MEDIA BRIEFED MEDICAL EQUIPMENT, MEDICAL EMERGENCY EQUIPMENTS, MEDICINE AND MEDICAL TECHNOLOGY EQUIPMNT.
The news media covered medical equipment shortages across the country, but the issue is particularly pressing for people with health insurance.
Some states and cities have reported a sharp rise in the number of uninsured patients.
Many others have seen a decline in demand for their essential supplies, such as oxygen and blood.
“We’re going to need every inch of that equipment to keep patients alive and to protect their health,” said Chris Legg, president of the Medical Equipment Manufacturers Association.
Health care providers, hospitals and health systems across the U.S. have been overwhelmed by the number and scope of people who have signed up for Medicaid or Medicare, the federal government’s health insurance program for the poor and working poor.
They’ve been inundated with requests for medical supplies that aren’t available elsewhere, such a critical blood test, according to a survey released by the U,S.
Census Bureau in May.
In Ohio, one of the worst-affected states, nearly a quarter of the counties that receive federal assistance have seen shortages of critical medical equipment.
In Virginia, more than 40 percent of the population has health insurance and only 13 percent of counties have been able to obtain critical medical supplies, according the report by the Commonwealth Fund.
Many of the state’s biggest health care systems have had to ration the supplies they can order from their suppliers.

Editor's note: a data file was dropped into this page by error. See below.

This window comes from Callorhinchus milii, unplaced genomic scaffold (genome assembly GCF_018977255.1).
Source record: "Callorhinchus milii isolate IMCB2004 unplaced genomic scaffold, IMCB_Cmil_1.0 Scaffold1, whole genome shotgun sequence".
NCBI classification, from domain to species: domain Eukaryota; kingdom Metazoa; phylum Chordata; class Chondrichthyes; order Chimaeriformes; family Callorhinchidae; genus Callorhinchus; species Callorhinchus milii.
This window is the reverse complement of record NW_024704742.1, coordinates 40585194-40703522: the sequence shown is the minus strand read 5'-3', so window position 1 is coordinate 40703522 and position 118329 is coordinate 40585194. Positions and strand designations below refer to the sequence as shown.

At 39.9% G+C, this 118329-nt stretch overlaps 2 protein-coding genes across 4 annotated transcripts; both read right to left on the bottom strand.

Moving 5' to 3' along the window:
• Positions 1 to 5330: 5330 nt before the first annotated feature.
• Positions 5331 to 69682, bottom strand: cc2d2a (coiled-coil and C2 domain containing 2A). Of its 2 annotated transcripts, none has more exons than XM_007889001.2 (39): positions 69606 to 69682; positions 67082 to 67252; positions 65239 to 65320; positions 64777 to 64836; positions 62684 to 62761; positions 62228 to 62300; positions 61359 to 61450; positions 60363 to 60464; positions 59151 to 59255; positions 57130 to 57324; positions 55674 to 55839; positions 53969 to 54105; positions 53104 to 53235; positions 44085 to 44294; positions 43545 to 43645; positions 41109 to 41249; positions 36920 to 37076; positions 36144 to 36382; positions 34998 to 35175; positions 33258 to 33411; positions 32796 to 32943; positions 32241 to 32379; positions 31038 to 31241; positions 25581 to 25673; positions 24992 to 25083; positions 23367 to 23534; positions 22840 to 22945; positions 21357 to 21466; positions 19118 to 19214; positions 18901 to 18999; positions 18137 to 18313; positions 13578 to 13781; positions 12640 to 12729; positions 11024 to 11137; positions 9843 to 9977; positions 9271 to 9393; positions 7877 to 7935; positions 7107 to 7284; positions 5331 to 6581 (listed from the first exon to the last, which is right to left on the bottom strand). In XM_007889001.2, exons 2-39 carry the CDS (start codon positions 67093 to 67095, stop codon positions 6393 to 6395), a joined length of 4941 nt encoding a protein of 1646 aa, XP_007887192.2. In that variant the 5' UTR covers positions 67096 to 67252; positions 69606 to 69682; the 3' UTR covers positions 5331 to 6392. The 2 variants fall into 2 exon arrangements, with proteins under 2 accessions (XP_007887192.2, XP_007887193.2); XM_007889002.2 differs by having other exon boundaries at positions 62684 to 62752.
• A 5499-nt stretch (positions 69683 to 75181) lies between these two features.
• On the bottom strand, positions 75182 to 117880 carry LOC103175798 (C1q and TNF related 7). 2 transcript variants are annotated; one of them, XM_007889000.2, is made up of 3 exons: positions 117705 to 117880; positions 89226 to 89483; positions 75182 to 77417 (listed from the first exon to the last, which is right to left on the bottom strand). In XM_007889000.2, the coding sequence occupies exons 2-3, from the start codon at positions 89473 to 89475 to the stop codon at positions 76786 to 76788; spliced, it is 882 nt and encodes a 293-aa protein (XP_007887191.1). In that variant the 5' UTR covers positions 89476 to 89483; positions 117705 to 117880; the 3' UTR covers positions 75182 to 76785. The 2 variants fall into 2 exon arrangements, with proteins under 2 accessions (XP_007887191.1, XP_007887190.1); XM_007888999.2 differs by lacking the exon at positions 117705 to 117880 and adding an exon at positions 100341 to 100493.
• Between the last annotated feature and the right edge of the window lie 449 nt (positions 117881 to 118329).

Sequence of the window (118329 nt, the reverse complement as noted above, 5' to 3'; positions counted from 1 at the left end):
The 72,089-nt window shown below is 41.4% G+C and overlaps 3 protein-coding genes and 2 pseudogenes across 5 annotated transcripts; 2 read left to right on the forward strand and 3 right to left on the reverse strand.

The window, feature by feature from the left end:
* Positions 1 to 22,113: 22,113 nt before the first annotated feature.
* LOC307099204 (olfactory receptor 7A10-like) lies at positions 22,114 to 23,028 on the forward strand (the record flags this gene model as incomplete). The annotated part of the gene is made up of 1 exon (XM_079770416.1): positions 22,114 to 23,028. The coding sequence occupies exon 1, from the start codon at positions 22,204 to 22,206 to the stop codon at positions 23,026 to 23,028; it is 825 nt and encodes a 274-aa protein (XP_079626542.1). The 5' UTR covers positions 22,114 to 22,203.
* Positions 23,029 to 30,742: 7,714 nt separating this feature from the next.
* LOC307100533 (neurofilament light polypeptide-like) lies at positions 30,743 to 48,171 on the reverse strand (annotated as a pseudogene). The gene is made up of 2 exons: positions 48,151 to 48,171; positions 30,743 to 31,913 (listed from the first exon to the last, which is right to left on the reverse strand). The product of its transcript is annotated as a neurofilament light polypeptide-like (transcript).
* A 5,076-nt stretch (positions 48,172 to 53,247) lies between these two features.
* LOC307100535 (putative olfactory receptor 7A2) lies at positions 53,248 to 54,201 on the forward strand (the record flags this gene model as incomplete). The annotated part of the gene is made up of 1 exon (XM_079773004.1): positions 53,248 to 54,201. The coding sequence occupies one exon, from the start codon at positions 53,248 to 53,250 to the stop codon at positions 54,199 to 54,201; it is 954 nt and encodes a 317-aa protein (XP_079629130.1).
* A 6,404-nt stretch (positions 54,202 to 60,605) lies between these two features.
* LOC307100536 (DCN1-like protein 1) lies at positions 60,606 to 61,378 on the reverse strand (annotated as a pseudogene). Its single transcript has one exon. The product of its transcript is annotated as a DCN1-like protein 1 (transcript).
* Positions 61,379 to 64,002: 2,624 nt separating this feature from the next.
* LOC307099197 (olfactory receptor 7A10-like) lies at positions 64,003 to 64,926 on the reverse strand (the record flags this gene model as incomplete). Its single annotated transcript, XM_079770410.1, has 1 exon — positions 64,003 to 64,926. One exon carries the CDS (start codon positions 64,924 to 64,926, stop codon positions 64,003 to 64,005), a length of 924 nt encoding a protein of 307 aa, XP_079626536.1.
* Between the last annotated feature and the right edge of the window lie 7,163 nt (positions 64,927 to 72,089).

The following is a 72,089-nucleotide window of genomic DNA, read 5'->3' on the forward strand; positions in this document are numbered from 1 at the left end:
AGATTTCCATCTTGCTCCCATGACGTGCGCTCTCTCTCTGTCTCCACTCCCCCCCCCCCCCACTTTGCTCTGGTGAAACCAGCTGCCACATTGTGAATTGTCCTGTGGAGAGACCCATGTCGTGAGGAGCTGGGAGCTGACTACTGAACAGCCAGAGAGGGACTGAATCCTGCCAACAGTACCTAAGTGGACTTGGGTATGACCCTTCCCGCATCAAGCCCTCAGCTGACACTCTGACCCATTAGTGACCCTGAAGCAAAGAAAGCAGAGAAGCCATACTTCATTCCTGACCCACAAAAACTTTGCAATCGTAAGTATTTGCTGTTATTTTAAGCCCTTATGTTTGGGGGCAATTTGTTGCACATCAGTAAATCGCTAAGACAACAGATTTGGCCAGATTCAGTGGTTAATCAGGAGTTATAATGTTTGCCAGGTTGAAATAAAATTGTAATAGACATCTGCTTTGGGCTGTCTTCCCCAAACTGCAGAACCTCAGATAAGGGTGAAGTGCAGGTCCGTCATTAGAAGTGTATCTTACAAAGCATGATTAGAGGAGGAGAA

In some cases, they have resorted to sending supplies to hospitals and nursing homes, which then are not able to meet patients’ needs.
A report by HealthCare.gov found that hospitals in Texas, the state with the largest number of residents who have lost their health insurance coverage, are facing shortages of oxygen.
The U.N. says it is seeing an unprecedented rise in cases of acute malnutrition in the United States.
Hospice and other health care providers are finding it difficult to pay for supplies and are using coupons, often for limited supplies.
And in the Midwest, states and localities are finding they can’t keep up with the demand, according Toonas, the health care provider.
There’s been a dramatic increase in the numbers of patients who are needing help to treat severe illnesses, he said.
When a crisis strikes, hospitals are often overwhelmed.
Hospitals are often not able get all the supplies necessary for a patient.
In the Midwest where it’s raining, we are having to ration supplies, Toonos said.
And that’s been very stressful for people who are very vulnerable.
We are going to be spending the rest of the year trying to meet the needs of the patients that are here and the families that are there.
So there’s a lot of frustration and we have a lot to be frustrated about.
We are not doing our jobs.
Our hospitals and clinics are very overwhelmed, said Brian Wieser, president and CEO of the American Hospital Association.
He says that’s because patients are not being able to access basic medical supplies.
We have to make sure that we get the supply, and that we have the capacity, so we can provide the best care for our patients.
But the crisis is just beginning.
If you’re in an emergency situation, we want to hear from you.
If you have questions, or need to talk to a doctor or other health professional, call 800-318-4737.
MEDIA CONTACTS MEDIA CONTACT: John E. Murphy, (202) 886-4400; John.